Children are frequently in accidents when someone else is in the driver’s seat. The number one thing you can do to prevent injury to your child in an accident is to get an approved car seat of the appropriate size for your munchkin, and always latch him or her in—no matter how far you are going. No exceptions, ever. I once watched a baby die after being flung from his mother’s arms in a car going only five miles per hour in the parking lot of our children’s hospital. If the car is moving, the child needs to be locked in.  Make sure the seat fits your child, and change the seat as he or she grows. Read the manual for the car seat and for your car. If you are unsure that everything fits and is hooked up correctly, call your local fire station. Most are happy to check your child’s seat for free.

Drive rationally yourself. Leave a decent following distance.  Follow the 3 second rule (it should take you 3 seconds to reach the car in front of you if it stopped instantly), no matter what the speed. Stay off your cell phone, because studies prove distracted driving from cell phone use is as bad or worse than drunk driving. Make wearing a seatbelt such an ingrained habit that it never occurs to them not to do it, and never drive if you have been drinking.

Talk to them about getting out of a car if they don’t feel safe with the driver. Agree to pick them up anywhere, anytime if they call you. I have one patient who is alive now because he said, “No, I’ll just walk.” The boy who took his place is dead.

There is nothing to match the terror of knowing your fragile child has a driver’s licence. Most states have implemented longer required periods of time driving with learner’s permits, which has decreased injuries significantly. Graduated licenses have also helped: the more time kids drive with supervision before they are on their own, the better. Automatic seat belts and airbags are beautiful things. Also, the longer they have to drive themselves before they can drive friends, the better. When the time comes, friends bring with them a multitude of distractions: conversation, music, tech, flirting, and peer pressure.  Texting and distracted driving are the problems of the day, waiting for a solution. Talk to your children about the dangers; make sure they understand that texting and driving is never allowed, and that they must keep their attention on the road. Be a good example by doing this yourself.

If your child wants their own car, make sure they contribute to its cost in both dollars and sweat. If a child puts their hard earned money and muscle into a car he or she will take better care of it, and consequently of the person inside.

Last, the other motorized vehicles: Sea-Doo’s, ATVs and dirt bikes. They are the perfect storm: they go fast, have no outside framework, roll over easily, and the only thing that keeps them from crashing are your children’s foresight, common sense, and trained reflexes. The United States averaged 23,800 dirt bike crashes requiring emergency room visits every year between 2001 and 2004; these numbers go up as dirt bikes become more popular. Don’t. Really, just don’t. You do like the kid, right?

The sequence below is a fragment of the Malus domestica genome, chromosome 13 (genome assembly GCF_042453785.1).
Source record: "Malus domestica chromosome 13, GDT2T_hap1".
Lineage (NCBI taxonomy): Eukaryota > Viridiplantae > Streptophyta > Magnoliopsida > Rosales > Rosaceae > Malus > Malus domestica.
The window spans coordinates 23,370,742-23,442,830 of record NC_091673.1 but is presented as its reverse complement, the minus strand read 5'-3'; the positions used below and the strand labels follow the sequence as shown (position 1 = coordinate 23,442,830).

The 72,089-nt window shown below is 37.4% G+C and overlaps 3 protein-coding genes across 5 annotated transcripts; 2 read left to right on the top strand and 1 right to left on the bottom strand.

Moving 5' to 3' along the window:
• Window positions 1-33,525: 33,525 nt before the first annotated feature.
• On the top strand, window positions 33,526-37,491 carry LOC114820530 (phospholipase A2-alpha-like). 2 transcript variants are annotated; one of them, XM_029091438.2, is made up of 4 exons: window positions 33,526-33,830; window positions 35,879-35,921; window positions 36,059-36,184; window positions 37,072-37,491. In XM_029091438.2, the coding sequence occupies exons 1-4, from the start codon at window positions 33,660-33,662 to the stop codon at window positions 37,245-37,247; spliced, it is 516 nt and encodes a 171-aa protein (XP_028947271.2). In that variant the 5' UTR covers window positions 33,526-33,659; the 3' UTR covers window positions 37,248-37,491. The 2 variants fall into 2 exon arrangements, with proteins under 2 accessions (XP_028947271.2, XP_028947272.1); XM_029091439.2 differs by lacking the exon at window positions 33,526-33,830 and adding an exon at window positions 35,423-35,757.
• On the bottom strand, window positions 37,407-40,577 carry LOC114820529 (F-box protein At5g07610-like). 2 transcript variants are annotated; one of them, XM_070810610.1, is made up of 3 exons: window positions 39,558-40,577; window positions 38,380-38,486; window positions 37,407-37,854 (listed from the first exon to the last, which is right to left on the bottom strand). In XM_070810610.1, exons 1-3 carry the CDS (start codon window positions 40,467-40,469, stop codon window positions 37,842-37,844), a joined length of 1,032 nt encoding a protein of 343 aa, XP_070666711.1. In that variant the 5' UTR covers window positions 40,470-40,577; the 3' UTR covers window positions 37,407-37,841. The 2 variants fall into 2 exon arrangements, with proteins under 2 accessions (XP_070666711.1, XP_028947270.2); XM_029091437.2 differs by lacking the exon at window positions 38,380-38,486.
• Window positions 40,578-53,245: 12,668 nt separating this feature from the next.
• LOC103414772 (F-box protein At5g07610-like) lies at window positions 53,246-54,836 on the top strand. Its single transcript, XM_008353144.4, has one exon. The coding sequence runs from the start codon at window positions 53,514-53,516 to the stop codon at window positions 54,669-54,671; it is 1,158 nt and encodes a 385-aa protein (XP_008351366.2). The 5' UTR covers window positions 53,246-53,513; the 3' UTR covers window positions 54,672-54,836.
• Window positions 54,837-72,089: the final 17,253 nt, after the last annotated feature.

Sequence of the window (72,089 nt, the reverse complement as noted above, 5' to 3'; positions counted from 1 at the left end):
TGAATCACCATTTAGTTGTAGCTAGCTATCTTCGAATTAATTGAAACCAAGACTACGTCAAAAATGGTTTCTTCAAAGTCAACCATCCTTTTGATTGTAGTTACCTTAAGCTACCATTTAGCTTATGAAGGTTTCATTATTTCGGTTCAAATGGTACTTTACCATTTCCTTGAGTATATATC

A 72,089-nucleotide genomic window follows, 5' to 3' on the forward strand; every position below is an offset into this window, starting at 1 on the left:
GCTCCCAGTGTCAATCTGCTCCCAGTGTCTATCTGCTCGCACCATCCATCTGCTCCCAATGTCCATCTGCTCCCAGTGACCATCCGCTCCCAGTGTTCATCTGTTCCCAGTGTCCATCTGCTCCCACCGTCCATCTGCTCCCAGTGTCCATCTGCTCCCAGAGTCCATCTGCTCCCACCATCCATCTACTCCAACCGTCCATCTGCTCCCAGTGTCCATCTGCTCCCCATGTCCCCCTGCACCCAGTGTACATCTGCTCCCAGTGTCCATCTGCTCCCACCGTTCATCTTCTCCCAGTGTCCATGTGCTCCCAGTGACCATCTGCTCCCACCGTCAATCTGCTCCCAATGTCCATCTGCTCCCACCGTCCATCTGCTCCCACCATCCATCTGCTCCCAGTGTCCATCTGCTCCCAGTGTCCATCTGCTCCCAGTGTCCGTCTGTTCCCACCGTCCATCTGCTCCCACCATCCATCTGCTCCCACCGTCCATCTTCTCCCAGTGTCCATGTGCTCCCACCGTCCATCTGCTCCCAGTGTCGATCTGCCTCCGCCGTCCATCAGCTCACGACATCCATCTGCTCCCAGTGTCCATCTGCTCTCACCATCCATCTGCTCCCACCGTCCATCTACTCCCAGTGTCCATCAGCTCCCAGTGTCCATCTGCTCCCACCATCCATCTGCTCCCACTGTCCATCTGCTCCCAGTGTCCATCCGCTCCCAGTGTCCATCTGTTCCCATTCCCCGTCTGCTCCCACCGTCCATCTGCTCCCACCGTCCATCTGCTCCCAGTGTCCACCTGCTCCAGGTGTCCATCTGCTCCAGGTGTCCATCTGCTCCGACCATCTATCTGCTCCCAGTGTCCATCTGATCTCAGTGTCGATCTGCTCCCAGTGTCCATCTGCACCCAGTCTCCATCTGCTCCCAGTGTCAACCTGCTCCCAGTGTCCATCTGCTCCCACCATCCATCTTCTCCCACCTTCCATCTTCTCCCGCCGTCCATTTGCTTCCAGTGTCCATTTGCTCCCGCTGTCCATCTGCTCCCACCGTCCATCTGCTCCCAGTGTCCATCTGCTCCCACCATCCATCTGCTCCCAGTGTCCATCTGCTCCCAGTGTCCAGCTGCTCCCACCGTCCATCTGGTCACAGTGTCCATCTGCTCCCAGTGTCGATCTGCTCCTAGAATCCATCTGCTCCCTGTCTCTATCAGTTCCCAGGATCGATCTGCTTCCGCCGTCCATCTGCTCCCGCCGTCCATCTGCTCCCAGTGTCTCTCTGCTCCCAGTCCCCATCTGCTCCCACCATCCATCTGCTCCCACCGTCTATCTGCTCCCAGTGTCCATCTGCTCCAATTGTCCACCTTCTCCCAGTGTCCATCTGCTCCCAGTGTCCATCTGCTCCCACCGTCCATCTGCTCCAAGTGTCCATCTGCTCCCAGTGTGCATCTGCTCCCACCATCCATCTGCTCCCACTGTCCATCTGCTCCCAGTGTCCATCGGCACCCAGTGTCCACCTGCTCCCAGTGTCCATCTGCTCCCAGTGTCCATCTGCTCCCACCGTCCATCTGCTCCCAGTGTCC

Car Seats

When I was a kid, I used to ride stretched out in the back window of the car with my carsick bucket. Hmm, so wrong. We’ve learned a few things since then.

Even today, an average of 900 children die in car accidents every year, more than 2 little ones each and every day.  One in three children who die in motor vehicle accidents are not buckled up. There is a real racial difference: one in four of the white kids who died were not buckled; this increased to almost half in the black and hispanic children who died in accidents. There is also a socioeconomic difference: not everyone can afford a car seat. Last, there is a geographic difference: far fewer children die in car accidents in states where car seat usage is mandated by law.

Buckle your child into an approved car seat any time your car is in motion, no exceptions. Bad things happen suddenly; prevention is much easier than regret.

Which car seat you buy depends on your child’s size, his or her age, and the type of car you drive. Read your car manual and the car seat’s manual because instructions and weight limits vary quite a bit between brands. Some general guidelines:

  • Infants and toddlers under two face backward as long as they fit. You can smush them a little. Check your seat instructions: there will be a maximum height or weight listed.
  • Toddlers and young children go in forward-facing car seats as long as they fit. They no longer fit if their head is above the back of the car seat with nothing to support it. Check that maximum height or weight listed on your car seat instructions again.
  • When they no longer fit into the car seat, they go in booster seats until the seat belt fits.
  • Seat belts fit when the upper belt lies over the shoulder and chest (not the neck) and the lower belt lies across the hips. Generally, that’s when the child is between eight and twelve and about four-foot-nine.
  • Children under 13 need to ride in the back seat.
  • If you have questions or just want someone to double-check your installation, local fire or police departments are usually more than happy to help.

The American Academy of Pediatrics has a comprehensive review of car seats, kept up to date every year, at HealthChildren.org. Read through it for more precise information on seats specific to your child’s age.